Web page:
The prisoners of the 2019 riots in Chile, an ember in the hands of President Gabriel Boric | International


Last Friday, while Gabriel Boric spoke for the first time as president from a balcony of the La Moneda palace, fifty hooded youths clashed with the police in the Alameda. Just 500 meters from the Plaza de la Constitución, crowded at the time with people, the air was impregnated with tear gas and the asphalt shone from the water thrown by the riot trucks. The demonstrators built bonfires in front of the policemen with shields, waiting for the next skirmish. “Boric traitor”, they shouted. They thus asked for the freedom of more than 200 people who have been imprisoned since the riots of October 2019, accused of violating public order. In the square, meanwhile, without stones but with flags, people reminded Boric of the pending debt. “Free, free, the prisoners for fighting,” they shouted under the presidential balcony.

According to data from the Chilean Gendarmerie, there are 211 people imprisoned for criminal cases related to the social demonstrations that occurred between October 18, 2019 and March 30, 2021. Of these, 144 are in preventive detention and another 67 have sentences. firm. The Government of Sebastián Piñera applied the State Security Law (LSE) against them, a mechanism designed to deal with crimes against public order that speeds up judicial processes and increases penalties. Created in the middle of the last century, the LSE was reinforced by the Pinochet dictatorship and applied during the democratic transition in various causes: from a bus drivers’ strike to the conflict between the State and the Mapuche over control of ancestral lands. In October 2019, when tens of thousands of people took to the streets, President Piñera invoked the LSE against protesters destroying the Metro and downtown Santiago. Many of those arrested for those incidents still are.

Boric accompanied the demonstrations at that time. And it can be said that his government is the son of the street demands of that time for an equitable distribution of wealth and a more present State. A good part of the voters of the new president were in the street, and he considers that those detained under the application of the LSE are political prisoners who must be released immediately, even through a presidential pardon.

In the twilight of Piñera’s term, Congress passed a pardon law that did not prosper. Boric had asked the outgoing Parliament to resolve the issue of prisoners, but had no luck. Now the ember burns in his hands. During his speech before the crowd gathered in front of La Moneda, in what was the first mass bath as president, Boric referred to the issue. He spoke of “repairing the wounds left by the social outbreak” and made an announcement: “Yesterday [por el jueves] We have withdrawn the complaints for the State Security Law, because we are convinced that as Chilean men and women we have to meet again and we are going to work; We have discussed it with the relatives of the prisoners, they know we are working on it.”

The withdrawal of the State as plaintiff gives a break to those arrested for the riots, but its effect is more political than judicial. Boric’s decision reaches 195 complaints under the State Security Law, but at this point 95% of prisoners are also charged with common crimes, according to data from the outgoing Ministry of the Interior. Lawyer Lorenzo Morales, from the Ombudsman’s Office, an organization born after the 2006 mobilizations of high school students in Chile, considered that Boric’s decision was “an important gesture”, but without practical effects. “It could be a gimmicky decision in political terms, but I would not like to stay there. It seems important to me, although I think there should be news of better situations, ”he said.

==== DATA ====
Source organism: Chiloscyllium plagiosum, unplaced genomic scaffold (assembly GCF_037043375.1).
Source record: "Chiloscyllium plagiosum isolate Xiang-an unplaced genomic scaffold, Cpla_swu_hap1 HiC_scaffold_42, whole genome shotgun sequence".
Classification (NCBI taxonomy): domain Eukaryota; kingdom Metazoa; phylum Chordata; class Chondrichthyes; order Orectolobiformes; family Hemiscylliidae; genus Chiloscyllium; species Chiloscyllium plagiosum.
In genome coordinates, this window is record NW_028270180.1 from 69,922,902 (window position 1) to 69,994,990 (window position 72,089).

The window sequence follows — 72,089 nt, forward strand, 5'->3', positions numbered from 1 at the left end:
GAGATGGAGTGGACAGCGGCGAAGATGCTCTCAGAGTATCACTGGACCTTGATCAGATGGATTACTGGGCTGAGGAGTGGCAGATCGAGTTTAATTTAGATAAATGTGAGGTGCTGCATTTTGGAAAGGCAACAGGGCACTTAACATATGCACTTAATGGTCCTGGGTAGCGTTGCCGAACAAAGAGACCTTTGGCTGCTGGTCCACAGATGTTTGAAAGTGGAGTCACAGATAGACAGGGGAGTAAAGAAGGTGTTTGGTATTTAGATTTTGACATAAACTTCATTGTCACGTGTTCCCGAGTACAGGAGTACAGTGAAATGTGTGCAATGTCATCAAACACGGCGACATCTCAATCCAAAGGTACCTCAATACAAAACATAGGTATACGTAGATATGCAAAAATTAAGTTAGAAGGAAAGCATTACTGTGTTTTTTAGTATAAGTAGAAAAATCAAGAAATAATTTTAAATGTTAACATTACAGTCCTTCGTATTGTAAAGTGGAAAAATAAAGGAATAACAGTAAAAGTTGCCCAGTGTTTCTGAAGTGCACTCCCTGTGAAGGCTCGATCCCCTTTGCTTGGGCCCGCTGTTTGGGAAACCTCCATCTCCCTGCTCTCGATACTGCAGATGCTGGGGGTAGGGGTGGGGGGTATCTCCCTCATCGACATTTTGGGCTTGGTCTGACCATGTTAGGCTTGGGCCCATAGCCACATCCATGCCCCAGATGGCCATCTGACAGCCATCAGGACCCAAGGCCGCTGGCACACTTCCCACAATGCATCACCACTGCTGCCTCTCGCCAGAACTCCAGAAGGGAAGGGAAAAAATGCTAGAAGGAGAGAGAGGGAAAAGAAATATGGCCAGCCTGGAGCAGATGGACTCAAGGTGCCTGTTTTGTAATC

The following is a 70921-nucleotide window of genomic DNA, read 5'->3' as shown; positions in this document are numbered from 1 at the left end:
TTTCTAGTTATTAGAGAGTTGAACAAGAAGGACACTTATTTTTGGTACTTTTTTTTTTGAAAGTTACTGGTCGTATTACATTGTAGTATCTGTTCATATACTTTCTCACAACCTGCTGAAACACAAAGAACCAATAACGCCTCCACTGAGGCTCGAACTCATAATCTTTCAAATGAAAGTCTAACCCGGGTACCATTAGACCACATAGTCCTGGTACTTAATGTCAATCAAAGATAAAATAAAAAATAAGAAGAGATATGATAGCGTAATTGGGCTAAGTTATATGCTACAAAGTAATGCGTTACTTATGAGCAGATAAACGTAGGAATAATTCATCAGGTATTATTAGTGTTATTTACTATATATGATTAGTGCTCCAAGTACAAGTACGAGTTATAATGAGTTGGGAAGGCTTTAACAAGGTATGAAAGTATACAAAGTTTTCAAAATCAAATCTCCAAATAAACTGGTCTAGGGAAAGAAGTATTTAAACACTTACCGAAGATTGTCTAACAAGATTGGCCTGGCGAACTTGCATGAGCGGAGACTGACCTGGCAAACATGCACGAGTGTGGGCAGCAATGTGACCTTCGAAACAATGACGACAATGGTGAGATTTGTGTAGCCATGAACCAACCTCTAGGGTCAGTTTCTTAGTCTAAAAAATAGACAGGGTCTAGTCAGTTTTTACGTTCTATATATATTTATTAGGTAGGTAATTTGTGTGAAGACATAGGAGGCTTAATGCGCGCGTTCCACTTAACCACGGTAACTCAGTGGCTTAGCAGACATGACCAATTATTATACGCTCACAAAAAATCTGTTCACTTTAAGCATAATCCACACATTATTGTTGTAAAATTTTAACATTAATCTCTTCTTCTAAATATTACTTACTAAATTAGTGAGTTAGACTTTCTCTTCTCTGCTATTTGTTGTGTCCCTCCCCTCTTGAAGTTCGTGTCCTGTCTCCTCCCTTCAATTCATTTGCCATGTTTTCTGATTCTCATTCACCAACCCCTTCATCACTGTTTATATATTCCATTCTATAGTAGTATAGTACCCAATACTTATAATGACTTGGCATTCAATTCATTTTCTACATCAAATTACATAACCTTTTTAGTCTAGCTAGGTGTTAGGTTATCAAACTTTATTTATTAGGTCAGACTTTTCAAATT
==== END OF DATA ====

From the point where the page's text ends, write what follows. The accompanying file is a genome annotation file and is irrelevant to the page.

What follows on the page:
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The Ministers of the Interior and Justice, Izkia Siches and Marcela Ríos, said that the withdrawal of the complaints “was a promise embodied in the president’s program.” And they announced that “a reparation table will also be formed for the victims of human rights violations”, together with the support of the Ministry of Economy for businesses and small businesses that were destroyed by street violence. Later, Camila Vallejo, spokeswoman for the new government, said that Boric’s decision “has to do with the prospect of ending the abusive application of certain regulations.” “This is not that causes are eliminated,” she clarified.

The Chilean Executive does not have too many legal tools to end the cases against those detained during the social outbreak, unless it appeals for a presidential pardon, a decision that could have too high a political cost. There are not a few Chileans, even among Boric’s voters, who were frightened by the destruction of the Metro and entire neighborhoods turned into battlefields. Even today, every Friday, groups of young people gather in Plaza Italia, the epicenter of the protests, and have violent clashes with the police. The arrival of a government forged in the heat of the protests did not deactivate the ritual, as was made clear during the incidents that took place in the Alameda while Boric was speaking in La Moneda hours after assuming the Presidency.

The opposition has already warned that it will fight any attempt to benefit the detainees. “Ministers Siches and Ríos announced the withdrawal of the lawsuits filed by 139 criminals who burned, looted and destroyed the dreams of so many Chileans,” said deputy Chiara Barchiesi, of the Republican Party, the group of former ultra-conservative presidential candidate José Antonio Kast. “Republicans want to warn you that we are going to gather the signatures to challenge them at the time she signs the first document that will pardon these criminals,” added Barchiesi.

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